Then there is the question concerning India. I think myself that the Chiefs of the Native States have done extremely well. They have behaved magnificently. They have placed their money and their resources at our disposal. It is not of them that I complain; there is no reluctance on their part. But I do think that sufficient has not been done in British districts. We here in England are raising four millions of men out of forty millions—that is, one man out of every ten of the population. In India the late Viceroy (Lord Hardinge), the present Commander-in-Chief, and the present Financial Member of the Government of India, are the three men who seem not to have risen to the occasion in India. I had occasion to refer to that last November, in connection with Mesopotamia and the want of troops there. Here is the Financial Member of the Council boasting that in India they have only an Income Tax of 1s. with a maximum of 1s. 3d. in the £, while we here are paying 5s. with a maximum much over that, and will probably have to pay a great deal more. India is perfectly willing to bear her share, and the more she shares in the national burden, the better it is. I do not think it right for the Financial Member of the Government of India to boast that he is saving India taxation when she is quite willing to bear her proper share. We know the Army has been starved in everything. We know that in Mesopotamia there was a failure to send enough troops.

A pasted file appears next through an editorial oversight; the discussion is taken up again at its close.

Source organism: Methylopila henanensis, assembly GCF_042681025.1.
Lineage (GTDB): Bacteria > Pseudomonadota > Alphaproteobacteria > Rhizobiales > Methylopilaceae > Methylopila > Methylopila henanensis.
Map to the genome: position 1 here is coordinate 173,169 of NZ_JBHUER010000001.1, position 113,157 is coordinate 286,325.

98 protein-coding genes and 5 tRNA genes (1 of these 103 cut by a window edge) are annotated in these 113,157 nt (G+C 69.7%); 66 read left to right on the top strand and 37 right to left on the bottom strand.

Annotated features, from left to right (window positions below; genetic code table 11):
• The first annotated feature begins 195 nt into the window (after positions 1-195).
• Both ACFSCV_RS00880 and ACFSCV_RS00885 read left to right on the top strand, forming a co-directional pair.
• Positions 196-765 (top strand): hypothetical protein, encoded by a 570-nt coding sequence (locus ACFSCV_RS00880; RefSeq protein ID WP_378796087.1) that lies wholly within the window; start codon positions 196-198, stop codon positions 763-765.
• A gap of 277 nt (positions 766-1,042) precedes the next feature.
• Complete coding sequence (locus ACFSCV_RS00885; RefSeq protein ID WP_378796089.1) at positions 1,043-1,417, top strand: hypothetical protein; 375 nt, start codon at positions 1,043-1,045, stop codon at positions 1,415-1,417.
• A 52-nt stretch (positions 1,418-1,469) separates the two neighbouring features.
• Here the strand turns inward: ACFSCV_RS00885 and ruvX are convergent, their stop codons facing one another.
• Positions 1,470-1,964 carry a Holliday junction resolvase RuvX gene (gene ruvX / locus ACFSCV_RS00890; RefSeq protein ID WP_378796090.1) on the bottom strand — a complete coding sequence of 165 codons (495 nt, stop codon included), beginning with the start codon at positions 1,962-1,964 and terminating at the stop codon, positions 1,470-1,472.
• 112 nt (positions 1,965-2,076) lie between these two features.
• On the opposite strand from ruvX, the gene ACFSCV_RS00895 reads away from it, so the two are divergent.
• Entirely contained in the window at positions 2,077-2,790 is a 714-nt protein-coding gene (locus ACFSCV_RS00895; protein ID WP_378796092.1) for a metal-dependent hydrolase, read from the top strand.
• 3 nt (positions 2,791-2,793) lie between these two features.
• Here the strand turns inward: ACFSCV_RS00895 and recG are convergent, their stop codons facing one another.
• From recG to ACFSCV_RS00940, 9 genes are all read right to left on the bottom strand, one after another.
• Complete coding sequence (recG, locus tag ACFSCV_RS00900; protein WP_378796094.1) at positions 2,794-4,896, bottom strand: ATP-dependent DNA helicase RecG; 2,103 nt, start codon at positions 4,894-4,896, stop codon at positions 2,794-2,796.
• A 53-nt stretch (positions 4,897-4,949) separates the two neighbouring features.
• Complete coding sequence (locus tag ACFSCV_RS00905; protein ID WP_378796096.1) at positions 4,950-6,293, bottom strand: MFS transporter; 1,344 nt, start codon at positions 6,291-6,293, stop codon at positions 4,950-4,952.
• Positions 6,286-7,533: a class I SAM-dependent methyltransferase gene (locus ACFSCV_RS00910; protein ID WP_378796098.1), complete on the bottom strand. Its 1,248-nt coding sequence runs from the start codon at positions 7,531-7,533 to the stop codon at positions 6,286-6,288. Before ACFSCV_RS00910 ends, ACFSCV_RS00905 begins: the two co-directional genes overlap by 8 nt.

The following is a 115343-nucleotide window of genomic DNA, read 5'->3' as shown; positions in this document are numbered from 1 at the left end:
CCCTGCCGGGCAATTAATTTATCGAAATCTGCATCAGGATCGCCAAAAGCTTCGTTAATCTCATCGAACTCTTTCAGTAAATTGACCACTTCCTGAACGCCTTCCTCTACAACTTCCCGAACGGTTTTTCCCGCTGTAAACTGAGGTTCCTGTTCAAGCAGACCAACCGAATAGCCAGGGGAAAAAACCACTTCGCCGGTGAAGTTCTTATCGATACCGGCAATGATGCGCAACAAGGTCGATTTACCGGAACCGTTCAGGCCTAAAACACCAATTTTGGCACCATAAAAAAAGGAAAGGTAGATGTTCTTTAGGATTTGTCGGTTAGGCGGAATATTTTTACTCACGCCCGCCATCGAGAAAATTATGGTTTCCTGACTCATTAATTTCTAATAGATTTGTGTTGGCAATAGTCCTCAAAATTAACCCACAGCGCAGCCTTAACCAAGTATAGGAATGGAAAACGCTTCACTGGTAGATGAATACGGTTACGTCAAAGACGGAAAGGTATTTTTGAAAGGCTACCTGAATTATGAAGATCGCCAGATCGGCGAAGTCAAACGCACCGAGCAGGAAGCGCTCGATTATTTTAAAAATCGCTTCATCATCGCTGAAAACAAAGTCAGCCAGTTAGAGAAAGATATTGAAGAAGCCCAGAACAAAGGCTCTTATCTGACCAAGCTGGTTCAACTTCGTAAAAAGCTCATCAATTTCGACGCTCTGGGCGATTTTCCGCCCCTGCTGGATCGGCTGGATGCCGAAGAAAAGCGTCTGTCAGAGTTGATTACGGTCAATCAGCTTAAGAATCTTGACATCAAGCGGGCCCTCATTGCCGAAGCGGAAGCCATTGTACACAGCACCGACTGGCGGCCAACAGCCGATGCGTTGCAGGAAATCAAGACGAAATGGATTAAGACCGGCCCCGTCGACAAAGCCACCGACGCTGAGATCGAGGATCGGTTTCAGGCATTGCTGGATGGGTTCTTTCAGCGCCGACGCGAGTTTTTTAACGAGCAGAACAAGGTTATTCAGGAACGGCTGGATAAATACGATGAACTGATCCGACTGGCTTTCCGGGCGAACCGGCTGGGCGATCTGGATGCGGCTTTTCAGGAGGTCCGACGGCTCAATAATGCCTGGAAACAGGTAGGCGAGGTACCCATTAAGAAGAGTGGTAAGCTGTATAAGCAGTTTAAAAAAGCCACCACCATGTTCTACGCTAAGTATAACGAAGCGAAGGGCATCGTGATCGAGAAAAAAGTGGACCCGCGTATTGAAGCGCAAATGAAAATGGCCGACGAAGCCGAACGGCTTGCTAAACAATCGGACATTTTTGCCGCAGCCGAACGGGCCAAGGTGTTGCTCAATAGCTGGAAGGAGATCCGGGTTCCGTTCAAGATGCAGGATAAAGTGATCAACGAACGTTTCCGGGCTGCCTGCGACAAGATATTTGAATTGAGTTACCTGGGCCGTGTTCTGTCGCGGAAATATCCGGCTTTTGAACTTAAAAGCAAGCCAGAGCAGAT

Large forces might easily have been raised in India. In connection with recruiting I think that the Commander-in-Chief has not risen to the occasion. He has made no use of the civil authorities. In England the whole of the municipalities throughout the country have joined in forming recruiting committees, but at the present moment in India that work is left to a few young British officers. People in the country have not been brought into the Army in the way they should have been, and that is why I say the authorities in India have not risen to the occasion. I know it is objected that we have neither officers nor equipment there. But the equipment is being made, while as to officers we went through the Mutiny with Irregulars. We had very few English officers at that time, and I showed myself how Irregulars could be raised again now. They do not want all British officers; they do not want British uniforms. They would do well providing they have one British officer. The authorities have no imagination in India at the present time, or they would have done much more. We do not want the complete equipment down to the last button; we want to make use of the material we have got there. In these matters I heartily support the right hon. Gentleman the Member for Dundee, and I hope sincerely that his suggestions will be taken in hand, that the Finance Minister will not think that his only object is to save India extra taxation, and that the Commander-in-Chief and the present Viceroy will make use of the supply of material which is available there for the Empire.